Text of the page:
Are Your Children Wealth Creators, Stewards Or Consumers?
By Steve Ghysels and Michael Ward
In the wealth-management business, it’s easy to become overly focused on transactional opportunities—maximizing investment returns, helping clients get loans and manage cash flow, consolidating assets for more efficient management. These opportunities are critically important both to affluent families and the wealth managers who advise them.
However, we recognize there is usually much more going on beneath the surface with wealthy families and much larger issues they are grappling with, especially if a first-generation wealth creator intends to transfer wealth to the next generation.
These issues are generally more complex, the conversations are more difficult, and the payoff is not always apparent. Accordingly, these issues are sometimes neglected or avoided by financial/wealth advisors.
In a December 2010 study from Boston College’s Center for Retirement Research, researchers estimated that Baby Boomers (individuals born between 1946 and 1964) will inherit $8.4 to $11.6 trillion. The greater wealth transfer, from Baby Boomers to Generations X and Y, is estimated to include more than $30 trillion of assets moving from one generation to the next over the coming 30 to 40 years.1
However, a well-cited study of 3,500 wealthy families found that in 70 percent of cases, wealth failed to transition successfully from one generation to the next2, with families losing control of wealth it frequently took a lifetime to create.
Research indicates that most wealthy families fail in the endeavor of transferring wealth from one generation to the next not because they didn’t maximize every investment return or have the best estate plan; they fail because communication and trust fails in the family or because heirs were inadequately prepared to assume such high levels of wealth.
A new paradigm that is emerging is for wealth creators to prepare children to receive inheritances and to implement estate plans in the context of potential outcomes for their heirs. Are your children Wealth Creators, Wealth Stewards or Wealth Consumers?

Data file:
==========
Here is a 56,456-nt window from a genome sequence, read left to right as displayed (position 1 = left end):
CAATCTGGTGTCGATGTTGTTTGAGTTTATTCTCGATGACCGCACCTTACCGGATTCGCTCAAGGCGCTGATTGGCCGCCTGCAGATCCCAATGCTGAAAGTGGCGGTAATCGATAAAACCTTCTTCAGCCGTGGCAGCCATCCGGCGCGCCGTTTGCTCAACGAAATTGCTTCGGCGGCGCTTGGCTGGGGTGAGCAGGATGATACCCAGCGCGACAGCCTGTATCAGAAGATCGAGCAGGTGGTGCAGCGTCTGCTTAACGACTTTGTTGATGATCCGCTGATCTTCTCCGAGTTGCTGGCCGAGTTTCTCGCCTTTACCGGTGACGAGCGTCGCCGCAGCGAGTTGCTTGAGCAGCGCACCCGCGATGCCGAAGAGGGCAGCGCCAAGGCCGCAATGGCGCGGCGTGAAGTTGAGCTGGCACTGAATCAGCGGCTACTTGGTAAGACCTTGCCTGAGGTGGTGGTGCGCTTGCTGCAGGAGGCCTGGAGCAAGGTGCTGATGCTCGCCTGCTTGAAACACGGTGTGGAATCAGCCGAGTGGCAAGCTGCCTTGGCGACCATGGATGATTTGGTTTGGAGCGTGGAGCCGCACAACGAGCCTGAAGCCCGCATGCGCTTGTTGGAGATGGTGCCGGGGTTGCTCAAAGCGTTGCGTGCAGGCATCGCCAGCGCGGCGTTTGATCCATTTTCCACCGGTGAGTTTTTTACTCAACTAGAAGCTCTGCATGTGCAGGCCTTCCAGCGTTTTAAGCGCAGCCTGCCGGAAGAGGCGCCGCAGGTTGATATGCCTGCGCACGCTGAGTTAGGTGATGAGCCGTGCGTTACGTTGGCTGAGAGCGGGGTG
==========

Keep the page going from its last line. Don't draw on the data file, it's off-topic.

• Wealth Creators see wealth as “seed capital” that enables them to take advantage of opportunities to make more money. They are willing to take entrepreneurial and financial risks. Successful Wealth Creators understand this risk and do everything within their power to mitigate it.
Second-generation Wealth Creators have the ability to take a family business to a new level of success. They have an entrepreneurial spirit and may have voluntarily entered the family business or started their own business at a younger age as compared to siblings or similarly situated peers.
While growing up, Wealth Creators may have been included in discussions about the family business. Maintaining a higher standard of living may not be a priority.
• Wealth Stewards have less entrepreneurial inclinations and tend to have a lower tolerance for risk. They frequently have more formal education than their parents and may choose to enter legal, accounting, or medical professions.
Wealth Stewards live within their means, understand investing and the time value of money, and are not willing to invade principal to fund higher standards of living.
While growing up, they were frequently present when wealth was discussed by their parents. However, they may enter the family business only if required.
Wealth Stewards are charitably inclined and understand the impact of charitable giving on the family legacy. Wealth Stewards are willing to educate their children regarding investing, legacy and family values.
• Wealth Consumers frequently have their own source of income, but utilize inherited wealth to enjoy higher standards of living.
In fact, they see the invasion of principal to fund and maintain a higher standard of living as a good use of an inheritance.
Wealth Consumers were not frequently involved in discussions of family wealth while growing up. If involved in the family business, they may see inclusion more as a birthright than something that should be earned.
Wealth Consumers sometimes have more formal education than parents.
With much being made of the current opportunity for high net-worth individuals to give away up to $5,120,000 tax-free before the end of the year, the stakes have never been higher for families to plan and prepare for major wealth transitions.
If you can clearly classify a child as a Wealth Creator, Wealth Steward or Wealth Consumer, you should consider using this information to customize your estate plan to appropriately encourage purposeful activity and responsible money management.
More importantly, you and your advisory team should begin to prepare your children to develop the skills and knowledge to manage family wealth based on their natural inclinations and tendencies.
1 – http://www.accenture.com-/SiteCollectionDocuments/PDF/Accenture-CM-AWAMS-Wealth-Transfer-Final-June2012-Web-Version.pdf
2 – Roy Williams and Vic Preisser, Preparing Heirs (San Francisco, Robert D. Reed Publishers, 2003)
Steve Ghysels is the regional managing director for Wells Fargo Private Bank in the Beverly Hills Region.
Michael Ward is the senior wealth planning strategist for Wells Fargo Private Bank in Beverly Hills.
To reach Steve or Michael, email firstname.lastname@example.org or email@example.com.
Wells Fargo Private Bank provides products and services through Wells Fargo Bank, N.A. and its various affiliates and subsidiaries.